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by Eric Sirakian '15

Directed by Noam Shapiro '15
Produced by Jill Carrera '17

Yale Repertory Theater, 1120 Chapel St.

Thursday, Mar. 26 at 8:00pm
Friday, Mar. 27 at 8:00pm
Saturday, Mar. 28 at 2:00pm
Saturday, Mar. 28 at 8:00pm


Eric Sirakian’s ERMENI is a play about hope and heartbreak. It is about identity and family. But most importantly, it is a play about our relationship to history and memory. When Armenian American college student Ani brings home her Turkish boyfriend Taner, an argument about history turns into a family crisis as Ani’s grandmother suffers a heart attack and must be hospitalized. Taner visits the old woman in the hospital to make peace with the family and to win back the girl he loves. His unexpected burgeoning friendship with a genocide survivor takes him on a journey into the past—a journey towards truth, reconciliation, and the revelation of a family secret that has been buried for years upon years. 

Beyond its beautiful structure, characterization, and language, ERMENI transcends a singular call to remember what happened to the Armenian people. It is a call to our conscience. If we forget history and lose our sense of identity, if we overlook injustice or turn away from the facts, we allow history to repeat itself without a screech of dissent or acknowledgement. ERMENI straddles past and the present as it speaks of distant actions that still reverberate in our lives today. As we approach the 100th anniversary of the Armenian Genocide on April 24th, 2015, we believe that Eric Sirakian’s play will contribute to a universal conversation about how to reconcile two narratives—those of love and hate, friend and foe, me and you—and, perhaps, find a way to move forward. We hope that this play will empower us all to face history and ourselves as we work together to build a better future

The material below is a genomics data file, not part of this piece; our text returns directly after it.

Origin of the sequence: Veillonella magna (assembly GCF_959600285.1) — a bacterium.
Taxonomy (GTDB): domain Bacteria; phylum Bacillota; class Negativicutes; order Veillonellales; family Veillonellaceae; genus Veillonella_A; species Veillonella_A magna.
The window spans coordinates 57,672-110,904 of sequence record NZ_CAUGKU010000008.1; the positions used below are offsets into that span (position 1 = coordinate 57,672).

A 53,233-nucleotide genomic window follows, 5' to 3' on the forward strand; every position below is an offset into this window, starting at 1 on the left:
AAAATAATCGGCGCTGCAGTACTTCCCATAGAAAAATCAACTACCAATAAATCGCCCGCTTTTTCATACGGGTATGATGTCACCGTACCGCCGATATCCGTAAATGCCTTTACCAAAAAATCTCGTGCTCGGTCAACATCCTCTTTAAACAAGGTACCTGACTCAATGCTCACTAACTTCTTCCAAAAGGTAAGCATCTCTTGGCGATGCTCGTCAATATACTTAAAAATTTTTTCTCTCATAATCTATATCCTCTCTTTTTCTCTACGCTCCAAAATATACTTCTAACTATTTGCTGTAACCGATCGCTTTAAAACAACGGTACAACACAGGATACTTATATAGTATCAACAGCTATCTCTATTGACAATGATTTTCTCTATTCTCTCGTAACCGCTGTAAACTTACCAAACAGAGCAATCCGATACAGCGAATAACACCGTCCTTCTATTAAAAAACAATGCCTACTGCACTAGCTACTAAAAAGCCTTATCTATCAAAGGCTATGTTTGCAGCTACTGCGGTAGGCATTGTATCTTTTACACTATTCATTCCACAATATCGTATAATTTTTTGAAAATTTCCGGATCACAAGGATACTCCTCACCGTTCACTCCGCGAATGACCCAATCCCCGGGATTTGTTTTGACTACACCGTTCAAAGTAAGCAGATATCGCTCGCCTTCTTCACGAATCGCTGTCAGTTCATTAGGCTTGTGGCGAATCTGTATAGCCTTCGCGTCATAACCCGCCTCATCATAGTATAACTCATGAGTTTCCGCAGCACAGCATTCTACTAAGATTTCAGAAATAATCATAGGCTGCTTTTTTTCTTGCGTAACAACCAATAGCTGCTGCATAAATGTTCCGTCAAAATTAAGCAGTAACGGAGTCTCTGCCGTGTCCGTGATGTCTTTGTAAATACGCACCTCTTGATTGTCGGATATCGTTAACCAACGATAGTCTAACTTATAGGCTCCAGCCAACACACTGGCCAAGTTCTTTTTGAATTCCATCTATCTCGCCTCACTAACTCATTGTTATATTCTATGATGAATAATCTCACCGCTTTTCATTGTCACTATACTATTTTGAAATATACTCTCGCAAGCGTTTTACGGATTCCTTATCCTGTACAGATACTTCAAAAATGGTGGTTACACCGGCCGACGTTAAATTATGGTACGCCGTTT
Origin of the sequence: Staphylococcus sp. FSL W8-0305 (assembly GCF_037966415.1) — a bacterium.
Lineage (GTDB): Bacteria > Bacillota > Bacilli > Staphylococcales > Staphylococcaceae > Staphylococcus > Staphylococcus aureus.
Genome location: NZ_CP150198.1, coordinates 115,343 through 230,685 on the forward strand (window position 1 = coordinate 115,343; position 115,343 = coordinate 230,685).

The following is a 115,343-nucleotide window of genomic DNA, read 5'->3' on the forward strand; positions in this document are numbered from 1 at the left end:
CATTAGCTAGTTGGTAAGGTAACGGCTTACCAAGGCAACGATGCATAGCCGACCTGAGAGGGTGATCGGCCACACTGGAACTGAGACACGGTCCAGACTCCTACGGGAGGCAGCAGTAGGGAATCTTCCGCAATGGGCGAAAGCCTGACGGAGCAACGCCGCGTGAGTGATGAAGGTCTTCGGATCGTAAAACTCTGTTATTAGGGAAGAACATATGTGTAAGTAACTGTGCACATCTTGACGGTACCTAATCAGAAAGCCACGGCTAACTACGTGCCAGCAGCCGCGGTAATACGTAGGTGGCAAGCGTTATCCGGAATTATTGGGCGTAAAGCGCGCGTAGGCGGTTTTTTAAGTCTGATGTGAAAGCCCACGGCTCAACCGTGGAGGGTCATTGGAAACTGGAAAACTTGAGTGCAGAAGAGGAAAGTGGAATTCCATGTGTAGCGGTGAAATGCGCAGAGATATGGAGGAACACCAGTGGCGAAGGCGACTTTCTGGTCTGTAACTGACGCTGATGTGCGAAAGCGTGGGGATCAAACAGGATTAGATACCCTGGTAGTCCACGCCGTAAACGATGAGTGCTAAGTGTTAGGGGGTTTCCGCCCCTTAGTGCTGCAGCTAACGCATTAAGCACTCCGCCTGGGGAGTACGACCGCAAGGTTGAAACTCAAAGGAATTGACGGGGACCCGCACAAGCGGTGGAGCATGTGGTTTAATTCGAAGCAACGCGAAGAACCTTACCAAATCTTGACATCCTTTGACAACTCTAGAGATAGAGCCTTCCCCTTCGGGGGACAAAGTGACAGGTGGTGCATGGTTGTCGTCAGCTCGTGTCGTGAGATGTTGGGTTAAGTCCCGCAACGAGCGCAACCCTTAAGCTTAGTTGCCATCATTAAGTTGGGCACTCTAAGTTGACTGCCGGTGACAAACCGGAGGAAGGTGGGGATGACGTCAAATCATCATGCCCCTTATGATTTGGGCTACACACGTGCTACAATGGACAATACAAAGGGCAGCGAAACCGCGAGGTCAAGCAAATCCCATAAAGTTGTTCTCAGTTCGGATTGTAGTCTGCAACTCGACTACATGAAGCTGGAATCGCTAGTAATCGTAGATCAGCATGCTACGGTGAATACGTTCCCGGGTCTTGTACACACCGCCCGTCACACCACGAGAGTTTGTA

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The Trouble With Summer People

by Tim Kelly

Directed by Emma Healy '18
Produced by Grace Shu '18

Yale Repertory Theater, 1120 Chapel St.

Thursday, Apr. 2 at 8:00pm
Friday, Apr. 3 at 8:00pm
Saturday, Apr. 4 at 2:00pm
Saturday, Apr. 4 at 8:00pm

Rupert Baxter, just out of the Army, meets future wife, Janis, at a skating rink (she fell down and he picked her up). They’ll honeymoon at “Wind Chimes,” a guest house on Cape Cod that belongs to his aunt. Sadly, a few weeks before they arrive, a nasty murder is committed: a boarder’s neck is broken by a noose. Since Rupert was with the military police, his aunt is certain he’ll discover “whodunit.” Rupert neglects to tell his aunt, however, that he was reduced in rank and assigned laundry duty for mistakenly arresting the Norwegian Ambassador. The murder is a perplexing puzzle, dealing with a rare set of coins called the “Canterbury Pennies.” Even though the season hasn’t started, summer people (tourists who stay for the summer) start appearing and a pesky kid who’s convinced he’s a criminologist begins to hamper about Rupert every step of the way. The Puckle Sisters, who run a funky gift shop, accuse the newlyweds of stealing a weather vane and the police chief is planning to arrest them. A storm (naturally) traps all of the suspects in the house, and they agree to play “the truth game.” In doing so, the killer is unmasked. Are the Canterbury Pennies real? Why are the shabby rooms three hundred dollars a night? And what has any of this got to do with bicarbonate of soda? Each role is a comic gem.

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